India’s tryst with the Asian century – Cover Story News – Issue Date: Jul 27, 2020

Jul 18, 2020By Kishore Mahbubani

The three options India must carefully choose from to navigate the geopolitically turbulent times facing the world.

Geopolitics is a cruel game. It rewards cunning and calculating moves and punishes emotional responses. In the 21st century, as we move into an era of massive power shifts, geopolitical nimbleness will become even more critical for all countries. In this regard, India is one of the most fortunate countries. Given its size and political heft, it has more choices than most. Yet, it too has to choose wisely. Each choice has benefits but also a cost.

The first choice is obvious. To balance China’s growing weight and influence, especially after the tragic clash at the Sino-Indian border in June, India could drift towards becoming an ally of the US. Many influential voices are advocating this option, which has many merits. Despite its problems, the US remains the world’s number one economic and military power. By joining the Quadrilateral Security Dialogue, or the Quad, together with Australia and Japan, India is sending a strong signal that it is moving in that direction. Undoubtedly, the US has been generous to India, especially under former president George W. Bush, under whose leadership the US signed the civil nuclear agreement with India, thereby paving the way for global recognition of India as a nuclear power.

By aligning itself with the US, India would be making a choice similar to one made by China, which aligned itself with the US and Pakistan against the Soviet Union and India in the Cold War. It was truly cunning of China to forget its differences with the US when Henry Kissinger visited them in 1971. China simply ignored the fact that the US still recognised Taiwan as the official government of China. In return, China got many benefits. The CIA stations in Xinjiang provided some protection from the Soviet threat. Equally crucial, the US generously opened up its market and integrated China into the liberal rules-based order. As a result, China’s gross national product, one-tenth the size of the US in purchasing power parity terms in 1980, became bigger than the US in 2014. China should thank the US for its exceptional economic success.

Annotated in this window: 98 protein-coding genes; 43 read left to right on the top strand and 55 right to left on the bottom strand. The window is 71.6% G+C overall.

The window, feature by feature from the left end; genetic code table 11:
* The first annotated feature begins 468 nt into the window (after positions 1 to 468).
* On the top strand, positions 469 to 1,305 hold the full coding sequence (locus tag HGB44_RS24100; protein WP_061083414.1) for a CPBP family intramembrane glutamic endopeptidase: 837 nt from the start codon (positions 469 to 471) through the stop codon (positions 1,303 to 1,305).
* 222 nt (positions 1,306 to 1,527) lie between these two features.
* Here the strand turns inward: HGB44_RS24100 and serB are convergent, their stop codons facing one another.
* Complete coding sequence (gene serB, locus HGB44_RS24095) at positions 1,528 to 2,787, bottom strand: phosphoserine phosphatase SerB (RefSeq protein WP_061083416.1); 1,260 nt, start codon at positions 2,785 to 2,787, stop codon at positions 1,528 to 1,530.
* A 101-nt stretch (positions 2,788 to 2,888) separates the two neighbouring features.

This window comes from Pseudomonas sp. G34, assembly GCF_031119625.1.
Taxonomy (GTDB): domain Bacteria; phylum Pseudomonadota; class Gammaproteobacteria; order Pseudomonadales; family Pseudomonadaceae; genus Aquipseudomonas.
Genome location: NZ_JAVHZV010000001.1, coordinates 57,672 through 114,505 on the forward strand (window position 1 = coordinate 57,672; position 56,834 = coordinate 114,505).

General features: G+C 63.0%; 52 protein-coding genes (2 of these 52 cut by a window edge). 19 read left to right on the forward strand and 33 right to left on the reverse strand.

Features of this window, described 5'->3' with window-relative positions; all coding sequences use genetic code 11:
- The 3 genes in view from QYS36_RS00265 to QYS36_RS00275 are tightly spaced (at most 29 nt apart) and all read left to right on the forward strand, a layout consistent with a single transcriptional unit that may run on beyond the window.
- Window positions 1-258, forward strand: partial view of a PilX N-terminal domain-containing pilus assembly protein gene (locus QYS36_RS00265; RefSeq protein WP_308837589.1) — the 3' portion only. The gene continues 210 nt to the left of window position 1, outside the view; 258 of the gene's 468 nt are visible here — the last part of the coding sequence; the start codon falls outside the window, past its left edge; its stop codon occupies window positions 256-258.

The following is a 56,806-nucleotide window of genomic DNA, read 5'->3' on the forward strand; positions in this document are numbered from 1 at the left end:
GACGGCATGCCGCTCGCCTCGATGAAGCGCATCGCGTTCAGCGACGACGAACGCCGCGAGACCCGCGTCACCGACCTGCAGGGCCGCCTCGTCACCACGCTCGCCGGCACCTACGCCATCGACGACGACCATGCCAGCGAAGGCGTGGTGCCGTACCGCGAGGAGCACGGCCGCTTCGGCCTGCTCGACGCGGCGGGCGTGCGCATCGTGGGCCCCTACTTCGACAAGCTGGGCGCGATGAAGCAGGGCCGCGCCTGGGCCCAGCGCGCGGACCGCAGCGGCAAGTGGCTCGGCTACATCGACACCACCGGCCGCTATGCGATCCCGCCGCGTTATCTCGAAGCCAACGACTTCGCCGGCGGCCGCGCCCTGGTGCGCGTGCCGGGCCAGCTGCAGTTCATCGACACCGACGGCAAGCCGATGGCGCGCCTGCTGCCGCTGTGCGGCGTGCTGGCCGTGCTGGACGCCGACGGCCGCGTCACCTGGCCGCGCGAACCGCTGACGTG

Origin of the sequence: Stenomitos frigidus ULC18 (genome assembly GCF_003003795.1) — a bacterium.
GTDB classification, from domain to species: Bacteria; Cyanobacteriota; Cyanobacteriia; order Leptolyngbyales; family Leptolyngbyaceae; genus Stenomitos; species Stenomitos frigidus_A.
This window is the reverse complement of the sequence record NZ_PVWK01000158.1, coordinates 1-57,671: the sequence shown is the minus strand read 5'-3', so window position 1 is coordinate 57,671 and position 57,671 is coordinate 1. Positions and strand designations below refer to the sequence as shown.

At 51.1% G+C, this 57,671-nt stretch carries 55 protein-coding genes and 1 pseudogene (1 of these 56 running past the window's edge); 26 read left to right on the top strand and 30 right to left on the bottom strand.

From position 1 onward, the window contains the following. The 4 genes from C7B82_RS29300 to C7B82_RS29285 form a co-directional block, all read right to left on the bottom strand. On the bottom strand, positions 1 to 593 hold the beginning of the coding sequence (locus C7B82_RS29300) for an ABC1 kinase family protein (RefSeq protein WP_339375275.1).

Sadly, in 2020, the US can no longer be as generous. It is the only major developed society where the average income of the bottom 50 per cent has gone down over a 30-year period, creating, as two Princeton University economists have documented, a “sea of despair” among the white working classes. Local jobs are protected. Hence, in mid-2020, the Trump administration cancelled H1B visas and visas for overseas students, hurting many Indians. Equally importantly, Adam Garfinkle, the long-time editor of The American Interest, has wisely warned many Asian countries to not expect the US to continue playing a major role in Asia. He says, “It’s too bad that it’s all over now. Yes, it’s gone, not coming back.” He is right. History teaches us that great powers recede when their domestic problems take priority, just as the British retreated from East of Suez. So, even though Japan and Australia remain staunch allies of the US today, they might be secretly planning for alternative scenarios.

The second choice for India is to join a new silent ecosystem of peace and prosperity evolving in East Asia. With the US retreating from FTAs (free trade agreements), East Asia is persisting with them, keeping alive even the Trans Pacific Partnership (TPP) that the US walked away from. This system is ASEAN-centred. The paradox here is that since ASEAN is weak and non-threatening, everyone trusts it. Hence, ASEAN has signed FTAs with all of its East Asian partners, including India. These FTAs were further consolidated into the Regional Comprehensive Economic Partnership (RCEP), which all partners of ASEAN, except India, have joined. India’s concerns over another surge of imports from China after joining RCEP are valid. Yet, a bilateral safeguards agreement can take care of it.